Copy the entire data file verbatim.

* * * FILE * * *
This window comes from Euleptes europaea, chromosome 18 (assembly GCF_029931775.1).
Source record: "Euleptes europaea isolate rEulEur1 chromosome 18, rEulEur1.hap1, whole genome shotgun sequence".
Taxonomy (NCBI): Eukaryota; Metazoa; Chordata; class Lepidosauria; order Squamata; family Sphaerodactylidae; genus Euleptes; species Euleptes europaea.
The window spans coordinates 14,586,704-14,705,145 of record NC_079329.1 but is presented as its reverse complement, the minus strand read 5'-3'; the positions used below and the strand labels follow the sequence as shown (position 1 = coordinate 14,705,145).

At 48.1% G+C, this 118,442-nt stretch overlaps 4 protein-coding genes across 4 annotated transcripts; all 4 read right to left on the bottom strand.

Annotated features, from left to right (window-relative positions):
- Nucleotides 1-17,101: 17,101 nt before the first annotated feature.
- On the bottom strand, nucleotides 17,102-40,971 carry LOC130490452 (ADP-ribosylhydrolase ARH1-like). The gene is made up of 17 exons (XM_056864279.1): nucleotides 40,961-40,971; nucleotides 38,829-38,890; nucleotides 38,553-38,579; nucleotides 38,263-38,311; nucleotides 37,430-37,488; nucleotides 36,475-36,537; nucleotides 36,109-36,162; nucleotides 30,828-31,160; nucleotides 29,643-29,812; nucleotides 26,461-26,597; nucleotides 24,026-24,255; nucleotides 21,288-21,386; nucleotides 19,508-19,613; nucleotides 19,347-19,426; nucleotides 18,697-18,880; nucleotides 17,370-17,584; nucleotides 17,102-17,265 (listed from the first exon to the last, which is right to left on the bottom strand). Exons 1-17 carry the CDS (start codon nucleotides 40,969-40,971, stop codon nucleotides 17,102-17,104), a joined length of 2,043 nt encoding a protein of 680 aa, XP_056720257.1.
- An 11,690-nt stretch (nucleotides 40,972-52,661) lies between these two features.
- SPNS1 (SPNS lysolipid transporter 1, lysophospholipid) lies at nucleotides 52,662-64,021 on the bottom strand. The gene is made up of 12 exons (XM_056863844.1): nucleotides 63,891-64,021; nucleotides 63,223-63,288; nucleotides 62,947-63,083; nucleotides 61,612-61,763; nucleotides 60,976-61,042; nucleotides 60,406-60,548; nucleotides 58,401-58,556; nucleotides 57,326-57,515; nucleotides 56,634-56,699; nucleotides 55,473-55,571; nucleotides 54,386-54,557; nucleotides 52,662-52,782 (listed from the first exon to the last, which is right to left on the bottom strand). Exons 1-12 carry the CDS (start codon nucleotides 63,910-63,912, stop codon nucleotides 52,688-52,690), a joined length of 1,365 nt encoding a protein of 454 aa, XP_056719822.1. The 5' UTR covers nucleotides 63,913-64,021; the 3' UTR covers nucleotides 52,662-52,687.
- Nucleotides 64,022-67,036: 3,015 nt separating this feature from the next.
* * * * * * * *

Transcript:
This window comes from Euleptes europaea, chromosome 18 (assembly GCF_029931775.1).
Source record: "Euleptes europaea isolate rEulEur1 chromosome 18, rEulEur1.hap1, whole genome shotgun sequence".
Taxonomy (NCBI): Eukaryota; Metazoa; Chordata; class Lepidosauria; order Squamata; family Sphaerodactylidae; genus Euleptes; species Euleptes europaea.
The window spans coordinates 14,586,704-14,705,145 of record NC_079329.1 but is presented as its reverse complement, the minus strand read 5'-3'; the positions used below and the strand labels follow the sequence as shown (position 1 = coordinate 14,705,145).

At 48.1% G+C, this 118,442-nt stretch overlaps 4 protein-coding genes across 4 annotated transcripts; all 4 read right to left on the bottom strand.

Annotated features, from left to right (window-relative positions):
- Nucleotides 1-17,101: 17,101 nt before the first annotated feature.
- On the bottom strand, nucleotides 17,102-40,971 carry LOC130490452 (ADP-ribosylhydrolase ARH1-like). The gene is made up of 17 exons (XM_056864279.1): nucleotides 40,961-40,971; nucleotides 38,829-38,890; nucleotides 38,553-38,579; nucleotides 38,263-38,311; nucleotides 37,430-37,488; nucleotides 36,475-36,537; nucleotides 36,109-36,162; nucleotides 30,828-31,160; nucleotides 29,643-29,812; nucleotides 26,461-26,597; nucleotides 24,026-24,255; nucleotides 21,288-21,386; nucleotides 19,508-19,613; nucleotides 19,347-19,426; nucleotides 18,697-18,880; nucleotides 17,370-17,584; nucleotides 17,102-17,265 (listed from the first exon to the last, which is right to left on the bottom strand). Exons 1-17 carry the CDS (start codon nucleotides 40,969-40,971, stop codon nucleotides 17,102-17,104), a joined length of 2,043 nt encoding a protein of 680 aa, XP_056720257.1.
- An 11,690-nt stretch (nucleotides 40,972-52,661) lies between these two features.
- SPNS1 (SPNS lysolipid transporter 1, lysophospholipid) lies at nucleotides 52,662-64,021 on the bottom strand. The gene is made up of 12 exons (XM_056863844.1): nucleotides 63,891-64,021; nucleotides 63,223-63,288; nucleotides 62,947-63,083; nucleotides 61,612-61,763; nucleotides 60,976-61,042; nucleotides 60,406-60,548; nucleotides 58,401-58,556; nucleotides 57,326-57,515; nucleotides 56,634-56,699; nucleotides 55,473-55,571; nucleotides 54,386-54,557; nucleotides 52,662-52,782 (listed from the first exon to the last, which is right to left on the bottom strand). Exons 1-12 carry the CDS (start codon nucleotides 63,910-63,912, stop codon nucleotides 52,688-52,690), a joined length of 1,365 nt encoding a protein of 454 aa, XP_056719822.1. The 5' UTR covers nucleotides 63,913-64,021; the 3' UTR covers nucleotides 52,662-52,687.
- Nucleotides 64,022-67,036: 3,015 nt separating this feature from the next.